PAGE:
RESPIRATOR: A respirator is any device that assists a patient in breathing or takes over breathing entirely for them.

Applications and Research

The types of personal protective equipment used depend on a number of factors. One factor is the setting. For example, a researcher at a biosafety level 4 facility, which is designed to deal with dangerously contagious microorganisms, must be completely enclosed in a protective suit that is connected to an air supply. On the other hand, a general practitioner who is examining a person who has a cold may only elect to wear a face mask as a barrier to virusladen droplets that could be expelled by a cough.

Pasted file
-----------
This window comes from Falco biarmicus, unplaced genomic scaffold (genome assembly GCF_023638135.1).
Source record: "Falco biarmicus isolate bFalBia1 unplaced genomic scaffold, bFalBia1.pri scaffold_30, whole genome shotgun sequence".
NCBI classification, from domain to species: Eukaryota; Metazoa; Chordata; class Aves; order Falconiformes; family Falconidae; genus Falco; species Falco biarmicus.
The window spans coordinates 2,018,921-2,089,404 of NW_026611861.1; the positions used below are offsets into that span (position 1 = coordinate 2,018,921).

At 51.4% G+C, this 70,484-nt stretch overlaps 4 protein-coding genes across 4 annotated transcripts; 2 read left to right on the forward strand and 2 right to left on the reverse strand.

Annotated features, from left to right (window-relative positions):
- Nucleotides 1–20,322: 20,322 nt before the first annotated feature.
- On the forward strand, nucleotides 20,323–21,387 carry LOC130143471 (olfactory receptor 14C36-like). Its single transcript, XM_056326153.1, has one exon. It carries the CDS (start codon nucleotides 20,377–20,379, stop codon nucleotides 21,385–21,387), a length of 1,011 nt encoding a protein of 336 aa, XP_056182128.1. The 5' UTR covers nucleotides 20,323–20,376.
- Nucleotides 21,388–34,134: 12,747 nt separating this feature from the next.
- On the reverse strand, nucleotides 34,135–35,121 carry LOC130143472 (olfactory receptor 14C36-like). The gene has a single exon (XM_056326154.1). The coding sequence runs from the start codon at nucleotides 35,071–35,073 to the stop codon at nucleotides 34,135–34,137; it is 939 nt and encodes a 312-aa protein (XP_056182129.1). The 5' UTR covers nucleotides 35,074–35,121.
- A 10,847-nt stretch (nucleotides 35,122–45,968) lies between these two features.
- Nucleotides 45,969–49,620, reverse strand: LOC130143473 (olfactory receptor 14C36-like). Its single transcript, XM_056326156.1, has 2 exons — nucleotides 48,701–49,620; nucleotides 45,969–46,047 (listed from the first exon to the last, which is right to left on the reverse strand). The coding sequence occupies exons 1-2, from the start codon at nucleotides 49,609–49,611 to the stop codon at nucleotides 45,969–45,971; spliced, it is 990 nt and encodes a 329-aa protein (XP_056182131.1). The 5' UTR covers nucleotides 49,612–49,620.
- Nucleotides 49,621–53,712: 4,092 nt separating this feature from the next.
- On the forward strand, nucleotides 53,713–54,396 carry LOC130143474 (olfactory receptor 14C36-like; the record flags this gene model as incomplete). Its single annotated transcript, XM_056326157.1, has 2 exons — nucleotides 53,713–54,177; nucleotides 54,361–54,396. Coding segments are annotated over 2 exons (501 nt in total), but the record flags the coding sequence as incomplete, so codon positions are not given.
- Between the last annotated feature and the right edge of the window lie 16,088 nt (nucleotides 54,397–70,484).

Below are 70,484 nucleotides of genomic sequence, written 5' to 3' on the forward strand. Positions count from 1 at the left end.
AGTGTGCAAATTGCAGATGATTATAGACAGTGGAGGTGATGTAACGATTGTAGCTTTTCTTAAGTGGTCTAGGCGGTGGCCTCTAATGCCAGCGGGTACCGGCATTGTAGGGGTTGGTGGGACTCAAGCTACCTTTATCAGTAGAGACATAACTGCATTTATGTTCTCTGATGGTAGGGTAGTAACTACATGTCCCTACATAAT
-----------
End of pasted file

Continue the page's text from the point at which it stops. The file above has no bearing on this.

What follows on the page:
Another factor is the anticipated type of exposure. More extensive face and body coverage is required if there is the potential for splashing or spraying of body fluids, for example. Related to this is the appropriateness of the protective equipment for the task. For example, when confronting a dangerous respiratory infection, a respirator can be more appropriate than a mask, since the respirator is designed to exclude small droplets that can pass through the mask fabric. As a second example, an apron that does not absorb liquids is a safer choice when dealing with a victim of Ebola (where a great deal of bleeding usually occurs) than a surgical gown made of absorbent cotton.